Everyone has read one of those articles about the girl who used to be kind of chubby, decides to diet, and eventually develops an eating disorder. We have all read stories like that. I’ve lived those stories. My issue is that many of these stories end too soon and they do not tell the hardest part about having an eating disorder. They usually end with some form of, “I ended up in treatment and got better,” or, “my family admitted me and I was able to overcome my demons.”

I also take issue with the term “eating disorder.” The definition of disorder is described as “disrupt the systematic functioning or neat arrangement of.” By calling these diseases eating disorders, we are implying that they do not fit in with what society’s definition of perfect is. That alone is part of the problem — this idea of perfection is the root of why eating disorders persist for so long.

A better way to describe them would be to call it an eating disability. I say this because having anorexia or being bulimic is an emotional and mental disability. It should not mean someone does not fit into society. It means someone may process and handle things differently, and struggle with one’s relationship with food but doesn’t imply a lack of order.

Eating disorder

Photo by Mallory Shaner

I have an eating disability. I use present tense because as hard as I work and as much as I try to fight it, it will always be a part of me. It’s just a fact. I may not be in treatment, or look emaciated, or exercise compulsively and eat, like, a carrot a day. But I do struggle with the demons that once possessed me every day.

I do have a disability emotionally, in thinking that I will never achieve perfection. I have a disability mentally because I have a voice in my head that sometimes reemerges and reminds me of my imperfections. I do not have a disorder, I have a disability.

Most people close to me know that I’ve struggled significantly in the past, and still struggle from time to time. Luckily, that means some of those people are more sensitive to how certain comments may trigger past feelings, or how talking about calories and dieting freaks the shit out of me. Because one slip can become a full-fledged slide towards the bottom and I know there’s no coming out once I’m down. I feel lucky that I’m able to be open with these people about my struggles, but not everyone is.

Eating disorder

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Unfortunately, because of society’s obsession with food, people are predisposed now to fat-shame and count calories and chronicle everything they are eating through social media. This gets really hard for someone like me. I’m surrounded by people who know I used to have an eating disorder but continue to complain about needing to work out and feeling excessively fat (when they are quite thin), or feeling like they didn’t need that last slice of pizza. I often share these feelings, but the difference for me is that it’s a feeling I struggle to fight off that can easily take over my life. For them, it’s largely what everyone else is doing and saying, too.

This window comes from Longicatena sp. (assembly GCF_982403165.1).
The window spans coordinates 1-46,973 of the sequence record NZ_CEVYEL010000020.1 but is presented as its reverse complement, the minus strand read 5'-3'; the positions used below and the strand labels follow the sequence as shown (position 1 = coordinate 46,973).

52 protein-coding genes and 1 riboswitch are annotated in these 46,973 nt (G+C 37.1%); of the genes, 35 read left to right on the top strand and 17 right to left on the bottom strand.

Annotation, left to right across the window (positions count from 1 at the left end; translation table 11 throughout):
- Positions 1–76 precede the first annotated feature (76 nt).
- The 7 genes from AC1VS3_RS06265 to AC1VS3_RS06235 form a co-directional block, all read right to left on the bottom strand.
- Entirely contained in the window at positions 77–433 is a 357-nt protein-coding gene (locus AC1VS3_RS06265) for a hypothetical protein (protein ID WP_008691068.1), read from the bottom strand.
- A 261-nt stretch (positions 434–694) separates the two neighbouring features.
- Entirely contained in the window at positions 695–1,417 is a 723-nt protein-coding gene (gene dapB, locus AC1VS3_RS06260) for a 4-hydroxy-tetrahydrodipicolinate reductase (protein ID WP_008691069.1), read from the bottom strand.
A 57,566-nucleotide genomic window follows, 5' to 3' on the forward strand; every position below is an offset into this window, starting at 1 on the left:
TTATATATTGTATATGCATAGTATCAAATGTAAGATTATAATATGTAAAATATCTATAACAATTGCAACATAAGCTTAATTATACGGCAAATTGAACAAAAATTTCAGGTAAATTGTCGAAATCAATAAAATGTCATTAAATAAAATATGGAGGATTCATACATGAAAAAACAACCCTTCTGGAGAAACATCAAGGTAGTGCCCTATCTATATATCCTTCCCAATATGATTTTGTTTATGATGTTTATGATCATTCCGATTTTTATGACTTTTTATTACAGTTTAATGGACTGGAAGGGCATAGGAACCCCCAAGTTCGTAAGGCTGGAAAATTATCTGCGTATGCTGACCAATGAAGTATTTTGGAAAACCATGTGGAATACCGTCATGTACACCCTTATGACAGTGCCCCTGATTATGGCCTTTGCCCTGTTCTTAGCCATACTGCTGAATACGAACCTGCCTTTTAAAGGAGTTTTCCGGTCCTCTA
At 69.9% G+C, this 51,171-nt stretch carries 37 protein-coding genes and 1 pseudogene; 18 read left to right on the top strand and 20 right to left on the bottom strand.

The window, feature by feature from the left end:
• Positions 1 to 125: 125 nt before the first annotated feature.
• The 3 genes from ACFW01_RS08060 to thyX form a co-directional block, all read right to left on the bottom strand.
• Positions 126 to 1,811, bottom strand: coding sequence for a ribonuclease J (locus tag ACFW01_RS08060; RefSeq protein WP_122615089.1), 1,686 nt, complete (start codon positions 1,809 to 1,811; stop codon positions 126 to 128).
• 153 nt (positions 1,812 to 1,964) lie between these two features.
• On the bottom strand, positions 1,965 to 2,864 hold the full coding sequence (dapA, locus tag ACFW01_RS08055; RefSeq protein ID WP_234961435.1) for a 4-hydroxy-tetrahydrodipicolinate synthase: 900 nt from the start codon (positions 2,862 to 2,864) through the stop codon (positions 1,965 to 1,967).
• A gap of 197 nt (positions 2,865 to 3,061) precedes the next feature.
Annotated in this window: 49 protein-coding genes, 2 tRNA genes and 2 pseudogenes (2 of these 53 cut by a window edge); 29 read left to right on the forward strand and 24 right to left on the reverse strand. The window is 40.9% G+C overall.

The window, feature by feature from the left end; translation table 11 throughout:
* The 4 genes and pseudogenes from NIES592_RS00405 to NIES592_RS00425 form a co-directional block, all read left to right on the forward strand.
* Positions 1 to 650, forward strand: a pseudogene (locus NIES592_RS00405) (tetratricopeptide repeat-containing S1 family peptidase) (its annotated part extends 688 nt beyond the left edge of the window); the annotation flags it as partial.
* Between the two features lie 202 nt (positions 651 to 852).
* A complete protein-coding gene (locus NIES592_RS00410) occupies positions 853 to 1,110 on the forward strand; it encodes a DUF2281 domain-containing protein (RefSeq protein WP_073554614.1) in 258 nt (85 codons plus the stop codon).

It’s also hard because a lot of my friends know about my past struggles, but inevitably some of those comments still come up. In an era obsessed with buzzwords, trigger warnings and microaggressions, I can’t feel targeted or harassed by everything people say. Being exposed to it will just make me stronger, but it still is hard to not feel similar guilt if someone complains about how much food they’ve just eaten or the weight they’ve gained over break. It’s really hard to be surrounded by friends who would normally be considered completely healthy by what should be normal standards. But because of what the media perpetuates, everyone is so insecure.

Eating disorder

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In addition to that, society is obsessed with food, image, and bodies. Everyone wants to look like their favorite celebrity who is stick thin and claims to just eat cupcakes. Everyone can’t wait to try the new superfood or exercise class because that’s what everyone else is doing. Everyone follows gorgeous, thin models with impossibly big boobs on Instagram and their favorite “fitspo” blogs. For someone who spent a year of her life in a living hell of constantly thinking one cupcake was too many and six miles wasn’t good enough, this obsession is impossible to live with.

I love food, everyone who knows me knows how much that is true, but I still struggle with it. It is still hard sometimes to look in the mirror and feel good about myself, because not only do I have society telling me that being thin is realistic, but that having a good butt but also having decent-sized boobs and long legs and strong arms and no cellulite are also requirements.

I have another voice in my head. Anorexia nervosa is a mental health disability that goes far beyond restricting calories and wanting to be thin. For me, it comes down to never being good enough. And with these unrealistic expectations from society in addition to a voice that every so often pokes its head out to remind me I’m not perfect, things get really hard.

Eating disorder

Photo by Mallory Shaner

My point is this: in a world that has become obsessed with everything related to being healthy and body image, and food, it is really hard to also be recovering from the worst effects of an eating disability. Many of those articles I mentioned do not depict those parts of the disorder, but those are the long-lasting side effects. I’m still a generally healthy, happy person. It just takes me a lot more strength to realize that than the average person.